Videos produced by the defendants were viewed millions of times and caused more than 50,000 people to open binary options accounts with fraudulent brokers, the SEC and CFTC complaints allege.
The people in the videos told viewers that they had made money trading binary options and now enjoy lavish lifestyles, and purported to show viewers real balances in live trading accounts.
“Yet what was depicted was entirely fiction,” said one of the SEC complaints.
“Paid actors pretended to be recent millionaires; fake testimonials claimed falsely that there was great wealth made by investing in, and using the free trading software to purchase, binary options; and fabricated photos showed only fictional account statements. The ‘live’ demonstrations of profitable trading were shams.”
The SEC posted examples online of some of the videos created by the defendants to lure binary options victims.
While none of the defendants in the SEC and CFTC actions are Israeli, one of the CFTC complaints mentions an Israeli company, without naming it.
In a section entitled, “Other relevant parties,” CFTC lawyers wrote, “Partner is an Israeli company with its principal place of business in Tel Aviv and two Israeli individuals who own the company and conduct its various business activities related to binary options. Partner has never been registered by the Commission in any capacity. Partner worked with Defendants on Defendants’ binary options marketing campaigns and made payments to Defendants related to those activities.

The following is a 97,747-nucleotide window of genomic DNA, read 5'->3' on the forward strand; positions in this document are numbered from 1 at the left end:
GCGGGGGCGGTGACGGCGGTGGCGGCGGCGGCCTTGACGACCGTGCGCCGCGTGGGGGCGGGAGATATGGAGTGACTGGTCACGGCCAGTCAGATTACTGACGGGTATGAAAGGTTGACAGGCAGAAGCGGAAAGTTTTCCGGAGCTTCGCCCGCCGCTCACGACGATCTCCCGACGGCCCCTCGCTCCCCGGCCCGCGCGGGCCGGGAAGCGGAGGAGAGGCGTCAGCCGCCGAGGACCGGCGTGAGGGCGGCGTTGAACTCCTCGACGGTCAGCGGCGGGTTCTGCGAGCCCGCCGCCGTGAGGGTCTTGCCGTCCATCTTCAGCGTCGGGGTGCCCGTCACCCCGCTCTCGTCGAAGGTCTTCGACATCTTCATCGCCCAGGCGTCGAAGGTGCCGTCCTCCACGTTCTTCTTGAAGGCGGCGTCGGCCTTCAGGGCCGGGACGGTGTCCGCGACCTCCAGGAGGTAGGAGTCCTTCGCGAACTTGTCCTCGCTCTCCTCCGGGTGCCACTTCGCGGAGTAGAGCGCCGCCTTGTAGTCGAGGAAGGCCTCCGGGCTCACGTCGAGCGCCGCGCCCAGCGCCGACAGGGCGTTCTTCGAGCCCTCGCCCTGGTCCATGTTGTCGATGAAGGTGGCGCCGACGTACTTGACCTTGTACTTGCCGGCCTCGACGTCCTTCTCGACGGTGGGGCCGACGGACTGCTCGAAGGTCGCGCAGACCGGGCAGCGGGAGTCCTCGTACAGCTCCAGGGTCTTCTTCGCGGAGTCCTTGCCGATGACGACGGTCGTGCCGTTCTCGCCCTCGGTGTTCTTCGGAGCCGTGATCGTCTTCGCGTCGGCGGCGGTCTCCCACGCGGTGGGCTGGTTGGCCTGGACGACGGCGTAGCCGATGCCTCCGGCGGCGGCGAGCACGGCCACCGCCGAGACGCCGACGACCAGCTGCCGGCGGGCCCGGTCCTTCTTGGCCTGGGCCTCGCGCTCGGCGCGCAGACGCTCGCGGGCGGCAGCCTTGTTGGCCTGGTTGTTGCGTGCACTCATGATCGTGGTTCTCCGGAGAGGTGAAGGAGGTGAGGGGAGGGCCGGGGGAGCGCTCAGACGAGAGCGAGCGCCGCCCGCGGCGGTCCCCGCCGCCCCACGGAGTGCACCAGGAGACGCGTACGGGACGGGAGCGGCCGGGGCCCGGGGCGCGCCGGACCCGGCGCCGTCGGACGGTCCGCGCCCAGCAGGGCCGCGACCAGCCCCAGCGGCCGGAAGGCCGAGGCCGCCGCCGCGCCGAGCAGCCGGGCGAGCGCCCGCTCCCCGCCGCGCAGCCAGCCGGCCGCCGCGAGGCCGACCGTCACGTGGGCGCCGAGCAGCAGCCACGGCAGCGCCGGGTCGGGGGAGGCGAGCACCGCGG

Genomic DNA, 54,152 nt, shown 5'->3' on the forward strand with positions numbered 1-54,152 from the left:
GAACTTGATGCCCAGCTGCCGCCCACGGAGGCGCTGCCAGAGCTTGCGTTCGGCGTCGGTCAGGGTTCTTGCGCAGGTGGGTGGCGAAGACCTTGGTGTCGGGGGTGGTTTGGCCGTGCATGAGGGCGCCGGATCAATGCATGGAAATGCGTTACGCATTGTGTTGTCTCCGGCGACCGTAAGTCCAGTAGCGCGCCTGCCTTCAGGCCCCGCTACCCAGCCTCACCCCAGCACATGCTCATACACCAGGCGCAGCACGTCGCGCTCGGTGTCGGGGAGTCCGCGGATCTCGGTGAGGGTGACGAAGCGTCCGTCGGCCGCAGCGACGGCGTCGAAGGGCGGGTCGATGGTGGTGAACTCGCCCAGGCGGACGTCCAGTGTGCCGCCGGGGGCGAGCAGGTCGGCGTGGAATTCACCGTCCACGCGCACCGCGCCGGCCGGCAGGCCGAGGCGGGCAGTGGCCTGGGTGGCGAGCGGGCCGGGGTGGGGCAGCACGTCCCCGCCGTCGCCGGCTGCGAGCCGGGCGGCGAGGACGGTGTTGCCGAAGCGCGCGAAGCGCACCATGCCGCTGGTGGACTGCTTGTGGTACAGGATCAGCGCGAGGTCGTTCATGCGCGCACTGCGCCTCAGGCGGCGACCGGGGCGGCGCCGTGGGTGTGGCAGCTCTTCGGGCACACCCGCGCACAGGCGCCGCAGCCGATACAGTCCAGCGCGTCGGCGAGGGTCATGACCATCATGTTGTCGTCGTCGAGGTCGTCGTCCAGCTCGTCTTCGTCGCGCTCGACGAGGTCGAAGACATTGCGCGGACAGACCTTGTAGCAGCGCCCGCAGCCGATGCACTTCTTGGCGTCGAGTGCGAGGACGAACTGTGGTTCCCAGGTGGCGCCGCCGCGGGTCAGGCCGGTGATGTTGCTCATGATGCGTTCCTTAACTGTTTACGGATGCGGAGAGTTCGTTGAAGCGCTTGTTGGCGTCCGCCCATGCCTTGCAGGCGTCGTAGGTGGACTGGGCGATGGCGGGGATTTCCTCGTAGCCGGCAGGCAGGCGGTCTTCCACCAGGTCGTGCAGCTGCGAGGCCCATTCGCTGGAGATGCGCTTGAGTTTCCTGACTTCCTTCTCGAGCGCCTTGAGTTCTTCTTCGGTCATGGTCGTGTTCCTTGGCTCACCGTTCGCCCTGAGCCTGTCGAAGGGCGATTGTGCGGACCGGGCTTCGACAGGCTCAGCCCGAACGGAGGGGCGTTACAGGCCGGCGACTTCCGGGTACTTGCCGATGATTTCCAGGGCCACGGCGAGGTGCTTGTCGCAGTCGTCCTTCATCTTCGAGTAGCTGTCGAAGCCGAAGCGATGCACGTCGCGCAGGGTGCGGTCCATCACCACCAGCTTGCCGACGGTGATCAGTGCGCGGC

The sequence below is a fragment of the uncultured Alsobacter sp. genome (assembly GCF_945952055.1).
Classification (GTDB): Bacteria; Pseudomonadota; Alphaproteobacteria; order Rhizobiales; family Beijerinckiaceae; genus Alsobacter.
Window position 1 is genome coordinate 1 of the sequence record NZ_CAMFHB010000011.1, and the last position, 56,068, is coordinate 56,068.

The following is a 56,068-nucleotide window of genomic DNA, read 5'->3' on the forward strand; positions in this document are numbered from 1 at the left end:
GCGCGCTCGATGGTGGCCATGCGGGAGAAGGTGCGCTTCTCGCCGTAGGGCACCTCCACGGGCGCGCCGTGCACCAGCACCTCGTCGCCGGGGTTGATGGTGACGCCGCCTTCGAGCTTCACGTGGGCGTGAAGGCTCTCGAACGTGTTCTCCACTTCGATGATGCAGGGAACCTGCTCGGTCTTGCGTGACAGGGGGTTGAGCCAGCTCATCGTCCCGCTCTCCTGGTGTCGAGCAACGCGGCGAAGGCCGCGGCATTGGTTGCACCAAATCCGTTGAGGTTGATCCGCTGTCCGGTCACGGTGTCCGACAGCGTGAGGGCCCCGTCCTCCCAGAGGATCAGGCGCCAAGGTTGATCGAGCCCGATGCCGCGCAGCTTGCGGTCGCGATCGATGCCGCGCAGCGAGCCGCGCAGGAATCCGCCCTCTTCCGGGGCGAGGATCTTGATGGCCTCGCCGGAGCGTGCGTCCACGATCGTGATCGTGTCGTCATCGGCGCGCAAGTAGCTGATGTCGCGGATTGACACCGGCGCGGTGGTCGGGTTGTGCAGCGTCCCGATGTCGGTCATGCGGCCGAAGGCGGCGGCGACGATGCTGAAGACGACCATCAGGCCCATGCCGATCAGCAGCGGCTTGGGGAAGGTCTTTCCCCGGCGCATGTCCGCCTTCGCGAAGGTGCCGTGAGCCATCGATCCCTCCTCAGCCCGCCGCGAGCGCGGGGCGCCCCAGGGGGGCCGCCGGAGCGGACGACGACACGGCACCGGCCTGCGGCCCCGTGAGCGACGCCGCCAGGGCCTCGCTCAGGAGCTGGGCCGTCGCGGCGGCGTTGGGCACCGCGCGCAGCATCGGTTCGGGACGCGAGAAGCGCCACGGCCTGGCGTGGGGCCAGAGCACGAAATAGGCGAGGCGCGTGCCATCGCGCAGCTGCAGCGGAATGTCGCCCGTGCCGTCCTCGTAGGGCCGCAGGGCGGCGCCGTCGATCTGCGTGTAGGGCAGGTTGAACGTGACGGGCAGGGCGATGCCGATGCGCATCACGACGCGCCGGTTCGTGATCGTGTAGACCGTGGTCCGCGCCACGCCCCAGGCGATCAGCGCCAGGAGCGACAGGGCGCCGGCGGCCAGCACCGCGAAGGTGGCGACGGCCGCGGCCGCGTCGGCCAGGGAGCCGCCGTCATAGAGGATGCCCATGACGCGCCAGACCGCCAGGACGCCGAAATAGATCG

“For example, Partner supplied and/or procured the trading software advertised in Defendants’ campaigns and which customers used to trade their accounts. Partner also selected Brokers for Defendants’ campaigns and controlled the webpages on Defendants’ campaign websites which directed customers to various Brokers. By controlling those links, Partner was the actual, but undisclosed, intermediary which directed customers to various binary options Brokers.”
The CFTC does not name this “partner” because its policy prevents it from identifying specific individuals or entities in complaints unless they are also charged. However, in a series of exhibits presented by the CFTC in July in a related case against alleged affiliate marketer Michael Shah, the CFTC showed extremely large payments entering his bank account from several Israeli affiliate marketing companies including Boa Elite/Affilomania, BoostAff/Wise Group Media, and Clicksure. It is unclear whether the CFTC’s mention of the “Partner” refers to any of these three.